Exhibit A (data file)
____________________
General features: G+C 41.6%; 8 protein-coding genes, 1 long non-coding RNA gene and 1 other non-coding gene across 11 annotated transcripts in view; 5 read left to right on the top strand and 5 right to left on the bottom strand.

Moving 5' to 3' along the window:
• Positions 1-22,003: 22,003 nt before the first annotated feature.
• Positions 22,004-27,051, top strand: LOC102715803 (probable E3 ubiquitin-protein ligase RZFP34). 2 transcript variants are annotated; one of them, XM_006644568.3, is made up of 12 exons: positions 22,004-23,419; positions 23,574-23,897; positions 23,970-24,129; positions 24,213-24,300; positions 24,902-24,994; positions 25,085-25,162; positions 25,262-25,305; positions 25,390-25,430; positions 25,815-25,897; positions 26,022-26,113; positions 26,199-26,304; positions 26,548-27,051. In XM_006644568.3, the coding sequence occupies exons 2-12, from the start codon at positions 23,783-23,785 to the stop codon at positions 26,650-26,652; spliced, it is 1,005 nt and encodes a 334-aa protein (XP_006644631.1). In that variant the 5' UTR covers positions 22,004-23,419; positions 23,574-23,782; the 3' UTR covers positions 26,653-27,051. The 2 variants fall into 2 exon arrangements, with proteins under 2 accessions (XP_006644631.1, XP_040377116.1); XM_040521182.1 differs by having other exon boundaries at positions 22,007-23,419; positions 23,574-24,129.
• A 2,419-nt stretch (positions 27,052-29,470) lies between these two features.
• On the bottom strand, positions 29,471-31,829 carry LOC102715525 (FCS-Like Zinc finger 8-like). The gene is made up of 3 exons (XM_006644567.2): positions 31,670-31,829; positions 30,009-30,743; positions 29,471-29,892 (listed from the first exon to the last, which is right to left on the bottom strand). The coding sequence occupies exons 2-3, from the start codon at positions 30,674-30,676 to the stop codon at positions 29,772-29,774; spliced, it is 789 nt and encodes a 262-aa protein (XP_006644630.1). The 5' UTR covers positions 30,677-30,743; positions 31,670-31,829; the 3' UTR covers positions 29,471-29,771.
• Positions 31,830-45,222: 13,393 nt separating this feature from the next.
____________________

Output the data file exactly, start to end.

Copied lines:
General features: G+C 41.6%; 8 protein-coding genes, 1 long non-coding RNA gene and 1 other non-coding gene across 11 annotated transcripts in view; 5 read left to right on the top strand and 5 right to left on the bottom strand.

Moving 5' to 3' along the window:
• Positions 1-22,003: 22,003 nt before the first annotated feature.
• Positions 22,004-27,051, top strand: LOC102715803 (probable E3 ubiquitin-protein ligase RZFP34). 2 transcript variants are annotated; one of them, XM_006644568.3, is made up of 12 exons: positions 22,004-23,419; positions 23,574-23,897; positions 23,970-24,129; positions 24,213-24,300; positions 24,902-24,994; positions 25,085-25,162; positions 25,262-25,305; positions 25,390-25,430; positions 25,815-25,897; positions 26,022-26,113; positions 26,199-26,304; positions 26,548-27,051. In XM_006644568.3, the coding sequence occupies exons 2-12, from the start codon at positions 23,783-23,785 to the stop codon at positions 26,650-26,652; spliced, it is 1,005 nt and encodes a 334-aa protein (XP_006644631.1). In that variant the 5' UTR covers positions 22,004-23,419; positions 23,574-23,782; the 3' UTR covers positions 26,653-27,051. The 2 variants fall into 2 exon arrangements, with proteins under 2 accessions (XP_006644631.1, XP_040377116.1); XM_040521182.1 differs by having other exon boundaries at positions 22,007-23,419; positions 23,574-24,129.
• A 2,419-nt stretch (positions 27,052-29,470) lies between these two features.
• On the bottom strand, positions 29,471-31,829 carry LOC102715525 (FCS-Like Zinc finger 8-like). The gene is made up of 3 exons (XM_006644567.2): positions 31,670-31,829; positions 30,009-30,743; positions 29,471-29,892 (listed from the first exon to the last, which is right to left on the bottom strand). The coding sequence occupies exons 2-3, from the start codon at positions 30,674-30,676 to the stop codon at positions 29,772-29,774; spliced, it is 789 nt and encodes a 262-aa protein (XP_006644630.1). The 5' UTR covers positions 30,677-30,743; positions 31,670-31,829; the 3' UTR covers positions 29,471-29,771.
• Positions 31,830-45,222: 13,393 nt separating this feature from the next.